STKs regulate endothelial cell actin and Rho activity like CCM proteins. Recent studies of endothelial cells lacking CCM1 or CCM2 (10, 13, 21) have demonstrated an increased formation of actin stress fibers and an increase in the activity of Rho, a small GTPase known to negatively regulate both endothelial and epithelial cell junctions (2629). We therefore next measured the effect of loss of CCM3 and the STKs on stress fiber formation and Rho activity. Deficiency of CCM2, CCM3, STK24, and STK25 conferred similar increases in cellular stress fiber formation, measured using Alexa Fluor 568–conjugated phalloidin to identify F-actin in the central part of the cell (Figure 6, A and B). Consistent with previous studies of CCM1 and CCM2 deficiency in endothelial cells (13, 29), we observed a significant upregulation of Rho-GTP levels in endothelial cells lacking CCM2, CCM3, or STK25, with no change in total cellular Rho levels (Figure 6C). The level of Rho-A activation observed with knockdown of CCM3 and/or STK25 was similar to that of endothelial cells treated with lysophosphatidic acid (LPA), a potent negative regulator of endothelial cell junctions (30) (Figure 6D). These findings indicate that STKs regulate endothelial cell function in vitro in a manner similar to the known CCM proteins and suggest that negative regulation of Rho activity is an important downstream effect of CCM/STK signaling in endothelial cells.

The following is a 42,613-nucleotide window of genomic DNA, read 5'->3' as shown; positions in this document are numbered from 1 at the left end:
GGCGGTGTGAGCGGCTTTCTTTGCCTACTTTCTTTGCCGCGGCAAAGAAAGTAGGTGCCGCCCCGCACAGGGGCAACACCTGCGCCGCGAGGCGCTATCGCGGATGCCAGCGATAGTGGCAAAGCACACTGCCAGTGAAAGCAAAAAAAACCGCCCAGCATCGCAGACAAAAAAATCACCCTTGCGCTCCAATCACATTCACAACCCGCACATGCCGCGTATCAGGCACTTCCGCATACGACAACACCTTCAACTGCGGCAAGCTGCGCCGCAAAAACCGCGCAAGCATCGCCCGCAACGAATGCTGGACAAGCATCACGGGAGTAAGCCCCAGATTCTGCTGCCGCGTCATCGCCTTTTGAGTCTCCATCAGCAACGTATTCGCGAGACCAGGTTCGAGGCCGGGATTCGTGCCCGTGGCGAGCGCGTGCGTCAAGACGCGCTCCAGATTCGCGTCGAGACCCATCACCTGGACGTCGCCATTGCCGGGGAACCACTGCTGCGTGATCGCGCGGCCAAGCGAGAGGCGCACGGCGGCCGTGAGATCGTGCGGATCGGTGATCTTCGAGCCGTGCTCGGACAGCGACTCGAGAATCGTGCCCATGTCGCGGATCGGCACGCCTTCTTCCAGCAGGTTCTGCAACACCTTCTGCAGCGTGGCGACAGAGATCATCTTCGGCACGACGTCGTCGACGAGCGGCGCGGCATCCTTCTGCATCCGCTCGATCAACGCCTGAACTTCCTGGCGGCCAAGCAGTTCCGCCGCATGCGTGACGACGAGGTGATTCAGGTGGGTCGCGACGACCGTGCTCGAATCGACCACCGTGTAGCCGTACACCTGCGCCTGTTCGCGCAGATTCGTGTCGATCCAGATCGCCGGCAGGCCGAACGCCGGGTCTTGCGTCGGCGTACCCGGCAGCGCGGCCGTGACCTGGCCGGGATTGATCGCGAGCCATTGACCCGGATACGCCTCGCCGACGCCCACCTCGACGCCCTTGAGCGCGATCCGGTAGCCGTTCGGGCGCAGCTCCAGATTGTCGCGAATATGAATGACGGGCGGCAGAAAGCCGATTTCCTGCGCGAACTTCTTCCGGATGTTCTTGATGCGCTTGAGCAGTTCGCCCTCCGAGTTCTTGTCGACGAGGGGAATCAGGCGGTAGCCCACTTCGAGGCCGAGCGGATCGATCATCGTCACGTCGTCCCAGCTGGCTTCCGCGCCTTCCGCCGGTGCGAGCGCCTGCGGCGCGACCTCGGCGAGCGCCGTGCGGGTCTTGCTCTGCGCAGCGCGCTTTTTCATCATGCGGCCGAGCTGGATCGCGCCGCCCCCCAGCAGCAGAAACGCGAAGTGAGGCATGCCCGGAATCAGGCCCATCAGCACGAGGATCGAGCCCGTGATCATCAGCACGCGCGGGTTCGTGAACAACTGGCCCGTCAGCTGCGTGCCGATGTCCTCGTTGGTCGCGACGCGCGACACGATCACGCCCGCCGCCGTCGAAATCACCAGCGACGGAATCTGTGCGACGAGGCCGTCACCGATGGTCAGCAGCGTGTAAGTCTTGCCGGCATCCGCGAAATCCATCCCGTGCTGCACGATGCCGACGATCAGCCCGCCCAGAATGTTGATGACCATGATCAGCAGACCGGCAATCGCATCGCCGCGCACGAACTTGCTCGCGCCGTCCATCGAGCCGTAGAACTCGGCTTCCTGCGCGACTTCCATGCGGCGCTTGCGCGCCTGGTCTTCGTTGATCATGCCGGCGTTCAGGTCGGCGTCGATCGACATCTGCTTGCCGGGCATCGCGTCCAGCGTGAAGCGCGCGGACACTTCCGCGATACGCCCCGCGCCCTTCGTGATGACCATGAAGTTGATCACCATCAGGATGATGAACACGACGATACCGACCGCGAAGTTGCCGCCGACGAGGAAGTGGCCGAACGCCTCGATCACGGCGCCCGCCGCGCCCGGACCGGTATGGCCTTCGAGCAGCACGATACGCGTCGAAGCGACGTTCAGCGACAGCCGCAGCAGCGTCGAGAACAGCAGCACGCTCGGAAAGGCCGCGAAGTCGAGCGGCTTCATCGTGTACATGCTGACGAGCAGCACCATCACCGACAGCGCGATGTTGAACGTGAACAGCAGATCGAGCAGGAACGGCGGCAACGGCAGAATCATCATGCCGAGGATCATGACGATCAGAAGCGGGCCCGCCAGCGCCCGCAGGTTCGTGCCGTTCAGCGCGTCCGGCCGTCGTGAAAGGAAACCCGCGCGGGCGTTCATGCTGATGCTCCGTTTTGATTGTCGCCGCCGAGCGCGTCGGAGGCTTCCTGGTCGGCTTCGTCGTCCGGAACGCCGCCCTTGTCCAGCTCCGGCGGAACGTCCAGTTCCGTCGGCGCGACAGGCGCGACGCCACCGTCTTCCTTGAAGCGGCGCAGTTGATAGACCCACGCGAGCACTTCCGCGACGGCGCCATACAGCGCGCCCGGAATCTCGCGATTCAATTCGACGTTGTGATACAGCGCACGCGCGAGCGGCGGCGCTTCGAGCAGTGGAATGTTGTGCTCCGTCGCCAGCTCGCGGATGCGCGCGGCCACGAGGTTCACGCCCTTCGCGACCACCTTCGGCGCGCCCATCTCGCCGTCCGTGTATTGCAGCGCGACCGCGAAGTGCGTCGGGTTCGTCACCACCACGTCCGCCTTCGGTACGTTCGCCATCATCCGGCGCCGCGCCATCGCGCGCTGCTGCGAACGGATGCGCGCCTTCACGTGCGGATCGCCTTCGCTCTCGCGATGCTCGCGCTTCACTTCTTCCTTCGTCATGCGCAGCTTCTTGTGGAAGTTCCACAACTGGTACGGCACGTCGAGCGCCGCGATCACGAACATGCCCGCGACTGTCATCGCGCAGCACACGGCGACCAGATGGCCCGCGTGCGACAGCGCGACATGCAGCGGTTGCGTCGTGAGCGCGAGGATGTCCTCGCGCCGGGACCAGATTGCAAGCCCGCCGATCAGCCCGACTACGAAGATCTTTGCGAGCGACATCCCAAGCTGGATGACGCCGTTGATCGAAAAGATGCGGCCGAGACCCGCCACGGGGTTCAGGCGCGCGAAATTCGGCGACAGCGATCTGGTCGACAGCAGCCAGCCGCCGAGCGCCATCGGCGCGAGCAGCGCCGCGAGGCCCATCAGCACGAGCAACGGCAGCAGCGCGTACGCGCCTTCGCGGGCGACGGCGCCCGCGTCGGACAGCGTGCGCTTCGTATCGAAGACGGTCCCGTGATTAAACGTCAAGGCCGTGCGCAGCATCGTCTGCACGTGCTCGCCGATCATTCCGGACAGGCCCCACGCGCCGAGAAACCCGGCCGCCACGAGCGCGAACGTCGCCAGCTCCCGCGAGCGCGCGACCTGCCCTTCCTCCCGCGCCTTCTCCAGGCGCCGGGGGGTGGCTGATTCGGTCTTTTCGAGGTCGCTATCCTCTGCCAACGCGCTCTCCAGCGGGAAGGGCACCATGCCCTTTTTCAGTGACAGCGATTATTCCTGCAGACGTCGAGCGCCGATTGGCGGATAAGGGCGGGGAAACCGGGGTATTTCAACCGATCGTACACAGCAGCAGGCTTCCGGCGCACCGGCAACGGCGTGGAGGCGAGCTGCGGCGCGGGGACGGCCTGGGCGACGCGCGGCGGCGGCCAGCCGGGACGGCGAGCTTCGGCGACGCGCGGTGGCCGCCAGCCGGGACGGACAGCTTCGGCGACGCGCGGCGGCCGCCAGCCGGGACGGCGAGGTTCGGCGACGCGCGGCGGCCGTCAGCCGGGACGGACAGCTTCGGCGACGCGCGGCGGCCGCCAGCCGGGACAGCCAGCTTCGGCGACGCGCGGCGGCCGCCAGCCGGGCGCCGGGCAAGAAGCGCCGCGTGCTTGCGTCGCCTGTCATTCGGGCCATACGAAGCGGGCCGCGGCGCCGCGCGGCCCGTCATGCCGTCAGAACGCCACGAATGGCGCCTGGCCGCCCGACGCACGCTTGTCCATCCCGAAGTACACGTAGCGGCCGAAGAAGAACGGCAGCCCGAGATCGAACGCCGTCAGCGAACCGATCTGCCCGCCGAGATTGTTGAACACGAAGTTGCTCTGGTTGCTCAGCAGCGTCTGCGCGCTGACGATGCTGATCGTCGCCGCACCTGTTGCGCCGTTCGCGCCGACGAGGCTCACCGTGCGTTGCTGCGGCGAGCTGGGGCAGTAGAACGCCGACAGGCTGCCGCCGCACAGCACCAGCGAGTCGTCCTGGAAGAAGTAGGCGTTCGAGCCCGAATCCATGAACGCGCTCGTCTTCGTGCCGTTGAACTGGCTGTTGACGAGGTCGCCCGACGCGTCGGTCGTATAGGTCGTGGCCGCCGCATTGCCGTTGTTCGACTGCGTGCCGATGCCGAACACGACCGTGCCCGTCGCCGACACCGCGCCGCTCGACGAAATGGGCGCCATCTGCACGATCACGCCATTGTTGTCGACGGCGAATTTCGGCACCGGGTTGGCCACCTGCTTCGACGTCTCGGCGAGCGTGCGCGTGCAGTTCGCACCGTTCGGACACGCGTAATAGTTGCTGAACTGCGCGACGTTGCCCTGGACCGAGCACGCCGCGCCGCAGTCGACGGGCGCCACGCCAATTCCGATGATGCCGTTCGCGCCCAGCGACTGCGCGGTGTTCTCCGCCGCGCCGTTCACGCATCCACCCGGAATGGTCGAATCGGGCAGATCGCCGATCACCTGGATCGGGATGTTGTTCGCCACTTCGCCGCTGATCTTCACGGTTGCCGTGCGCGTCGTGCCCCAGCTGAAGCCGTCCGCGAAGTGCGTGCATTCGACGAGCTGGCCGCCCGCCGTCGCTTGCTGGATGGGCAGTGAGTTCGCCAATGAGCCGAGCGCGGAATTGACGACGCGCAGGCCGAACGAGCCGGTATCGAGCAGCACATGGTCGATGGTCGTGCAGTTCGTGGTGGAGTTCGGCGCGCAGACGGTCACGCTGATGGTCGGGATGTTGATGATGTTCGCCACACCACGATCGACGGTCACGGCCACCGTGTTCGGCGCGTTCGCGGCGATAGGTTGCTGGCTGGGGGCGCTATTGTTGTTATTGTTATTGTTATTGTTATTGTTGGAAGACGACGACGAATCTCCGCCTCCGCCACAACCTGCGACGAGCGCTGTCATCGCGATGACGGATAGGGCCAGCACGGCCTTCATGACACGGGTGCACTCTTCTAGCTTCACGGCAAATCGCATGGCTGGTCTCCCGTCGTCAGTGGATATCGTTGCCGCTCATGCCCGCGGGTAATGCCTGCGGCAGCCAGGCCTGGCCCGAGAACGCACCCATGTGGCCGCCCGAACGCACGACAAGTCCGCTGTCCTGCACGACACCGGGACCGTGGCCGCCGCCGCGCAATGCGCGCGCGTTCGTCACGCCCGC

STK deficiency, like CCM deficiency, results in actin stress fiber formatioFigure 6

STK deficiency, like CCM deficiency, results in actin stress fiber formation and elevated Rho-A activity in human endothelial cells. (A) Phalloidin staining of actin stress fibers in HUVECs treated with control siRNA and siRNAs targeting CCM2, CCM3, STK24, STK25, or STK24+STK25 is shown. (B) The percentage of cells with central actin stress fibers following the siRNA treatments described in A is shown. Shown are mean and SEM. n = 6; *P < 0.05, ***P < 0.0001 by Student’s t test. (C) Upregulation of Rho-A activity is associated with deficiency of CCM proteins or STKs. Rho-A–GTP levels were measured in endothelial cells treated with the indicated siRNAs (top bands) and compared with total cellular Rho-A (bottom bands). (D) Fold change in Rho-A activation following treatment of HUVECs with siRNAs targeting the indicated genes or with LPA (10 μM, 30 minutes). Shown are mean and SEM. n = 3. *P < 0.05, **P < 0.01 by Student’s t test. Scale bars: 20 μm.